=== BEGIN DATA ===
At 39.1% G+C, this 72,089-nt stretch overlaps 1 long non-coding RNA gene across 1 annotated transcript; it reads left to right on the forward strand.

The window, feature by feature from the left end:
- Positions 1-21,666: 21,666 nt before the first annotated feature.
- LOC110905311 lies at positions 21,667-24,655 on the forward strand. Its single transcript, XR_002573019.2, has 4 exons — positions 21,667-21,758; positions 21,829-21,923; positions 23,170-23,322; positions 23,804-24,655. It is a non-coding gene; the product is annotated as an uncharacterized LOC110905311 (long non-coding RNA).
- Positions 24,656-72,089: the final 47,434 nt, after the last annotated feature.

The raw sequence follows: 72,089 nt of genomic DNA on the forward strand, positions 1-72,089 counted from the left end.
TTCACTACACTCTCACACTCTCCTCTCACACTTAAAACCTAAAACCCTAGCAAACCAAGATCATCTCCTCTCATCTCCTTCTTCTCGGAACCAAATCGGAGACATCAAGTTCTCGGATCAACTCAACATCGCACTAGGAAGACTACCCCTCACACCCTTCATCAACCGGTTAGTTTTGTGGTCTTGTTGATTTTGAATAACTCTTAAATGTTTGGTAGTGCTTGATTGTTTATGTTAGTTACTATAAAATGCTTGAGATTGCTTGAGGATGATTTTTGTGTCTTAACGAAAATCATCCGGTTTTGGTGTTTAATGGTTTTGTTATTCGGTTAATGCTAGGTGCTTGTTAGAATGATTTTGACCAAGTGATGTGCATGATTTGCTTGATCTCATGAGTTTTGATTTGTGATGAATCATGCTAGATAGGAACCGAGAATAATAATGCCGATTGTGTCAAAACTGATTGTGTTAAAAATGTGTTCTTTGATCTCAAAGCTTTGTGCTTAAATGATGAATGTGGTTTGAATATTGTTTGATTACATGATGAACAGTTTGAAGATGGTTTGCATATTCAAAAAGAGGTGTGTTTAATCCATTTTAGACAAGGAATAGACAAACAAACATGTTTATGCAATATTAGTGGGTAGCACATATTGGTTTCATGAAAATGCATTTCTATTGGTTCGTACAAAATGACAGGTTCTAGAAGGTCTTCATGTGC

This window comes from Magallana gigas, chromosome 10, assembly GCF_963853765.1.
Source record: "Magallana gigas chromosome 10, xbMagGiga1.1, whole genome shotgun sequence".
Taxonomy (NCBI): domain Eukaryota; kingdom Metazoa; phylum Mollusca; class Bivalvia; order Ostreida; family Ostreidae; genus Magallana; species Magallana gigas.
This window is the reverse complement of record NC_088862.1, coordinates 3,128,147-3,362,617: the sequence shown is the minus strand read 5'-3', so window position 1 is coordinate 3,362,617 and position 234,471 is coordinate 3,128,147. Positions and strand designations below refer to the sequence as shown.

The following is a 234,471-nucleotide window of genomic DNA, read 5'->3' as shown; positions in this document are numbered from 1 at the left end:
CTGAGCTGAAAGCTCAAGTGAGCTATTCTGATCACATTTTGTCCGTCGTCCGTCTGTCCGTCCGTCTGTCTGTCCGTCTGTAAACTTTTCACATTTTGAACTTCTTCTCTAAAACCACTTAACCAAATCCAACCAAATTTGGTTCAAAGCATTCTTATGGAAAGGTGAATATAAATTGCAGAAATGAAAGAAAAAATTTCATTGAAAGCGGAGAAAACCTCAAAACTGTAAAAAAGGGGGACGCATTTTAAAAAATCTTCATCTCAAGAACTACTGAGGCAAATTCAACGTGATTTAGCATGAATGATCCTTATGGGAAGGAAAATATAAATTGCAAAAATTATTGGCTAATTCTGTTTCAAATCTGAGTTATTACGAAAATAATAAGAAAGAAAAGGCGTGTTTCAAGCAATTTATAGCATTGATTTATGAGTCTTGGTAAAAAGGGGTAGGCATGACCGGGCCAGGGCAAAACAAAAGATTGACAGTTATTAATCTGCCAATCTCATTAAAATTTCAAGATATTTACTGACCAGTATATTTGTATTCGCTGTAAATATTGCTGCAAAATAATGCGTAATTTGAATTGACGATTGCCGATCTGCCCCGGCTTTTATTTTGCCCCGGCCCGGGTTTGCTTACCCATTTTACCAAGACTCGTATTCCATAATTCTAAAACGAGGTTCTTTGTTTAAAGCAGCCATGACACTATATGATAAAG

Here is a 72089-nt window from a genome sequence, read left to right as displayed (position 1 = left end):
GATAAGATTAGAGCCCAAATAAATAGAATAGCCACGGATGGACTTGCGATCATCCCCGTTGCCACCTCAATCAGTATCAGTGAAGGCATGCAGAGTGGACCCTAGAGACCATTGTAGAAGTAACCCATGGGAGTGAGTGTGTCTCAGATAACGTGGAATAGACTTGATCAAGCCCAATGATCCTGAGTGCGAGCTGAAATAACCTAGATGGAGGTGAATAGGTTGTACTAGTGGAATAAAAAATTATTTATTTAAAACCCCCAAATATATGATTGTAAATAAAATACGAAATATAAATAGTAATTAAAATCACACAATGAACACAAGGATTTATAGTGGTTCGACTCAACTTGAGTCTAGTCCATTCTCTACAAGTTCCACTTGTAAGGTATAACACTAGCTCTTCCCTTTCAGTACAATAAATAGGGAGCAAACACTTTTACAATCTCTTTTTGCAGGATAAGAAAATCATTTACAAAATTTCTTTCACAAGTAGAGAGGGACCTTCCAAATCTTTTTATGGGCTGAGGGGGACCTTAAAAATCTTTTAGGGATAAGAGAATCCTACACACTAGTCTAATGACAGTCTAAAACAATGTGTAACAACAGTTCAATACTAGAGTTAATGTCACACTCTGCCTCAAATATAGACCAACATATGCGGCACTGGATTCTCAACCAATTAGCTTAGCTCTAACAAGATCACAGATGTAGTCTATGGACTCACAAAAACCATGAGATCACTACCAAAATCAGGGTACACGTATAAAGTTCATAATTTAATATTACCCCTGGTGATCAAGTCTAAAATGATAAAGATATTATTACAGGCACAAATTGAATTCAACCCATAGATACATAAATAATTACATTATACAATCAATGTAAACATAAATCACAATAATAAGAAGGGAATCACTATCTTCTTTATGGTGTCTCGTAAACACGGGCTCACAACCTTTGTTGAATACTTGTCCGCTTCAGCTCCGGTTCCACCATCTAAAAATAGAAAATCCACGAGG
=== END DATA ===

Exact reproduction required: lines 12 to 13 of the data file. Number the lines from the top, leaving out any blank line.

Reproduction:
The following is a 234,471-nucleotide window of genomic DNA, read 5'->3' as shown; positions in this document are numbered from 1 at the left end:
CTGAGCTGAAAGCTCAAGTGAGCTATTCTGATCACATTTTGTCCGTCGTCCGTCTGTCCGTCCGTCTGTCTGTCCGTCTGTAAACTTTTCACATTTTGAACTTCTTCTCTAAAACCACTTAACCAAATCCAACCAAATTTGGTTCAAAGCATTCTTATGGAAAGGTGAATATAAATTGCAGAAATGAAAGAAAAAATTTCATTGAAAGCGGAGAAAACCTCAAAACTGTAAAAAAGGGGGACGCATTTTAAAAAATCTTCATCTCAAGAACTACTGAGGCAAATTCAACGTGATTTAGCATGAATGATCCTTATGGGAAGGAAAATATAAATTGCAAAAATTATTGGCTAATTCTGTTTCAAATCTGAGTTATTACGAAAATAATAAGAAAGAAAAGGCGTGTTTCAAGCAATTTATAGCATTGATTTATGAGTCTTGGTAAAAAGGGGTAGGCATGACCGGGCCAGGGCAAAACAAAAGATTGACAGTTATTAATCTGCCAATCTCATTAAAATTTCAAGATATTTACTGACCAGTATATTTGTATTCGCTGTAAATATTGCTGCAAAATAATGCGTAATTTGAATTGACGATTGCCGATCTGCCCCGGCTTTTATTTTGCCCCGGCCCGGGTTTGCTTACCCATTTTACCAAGACTCGTATTCCATAATTCTAAAACGAGGTTCTTTGTTTAAAGCAGCCATGACACTATATGATAAAG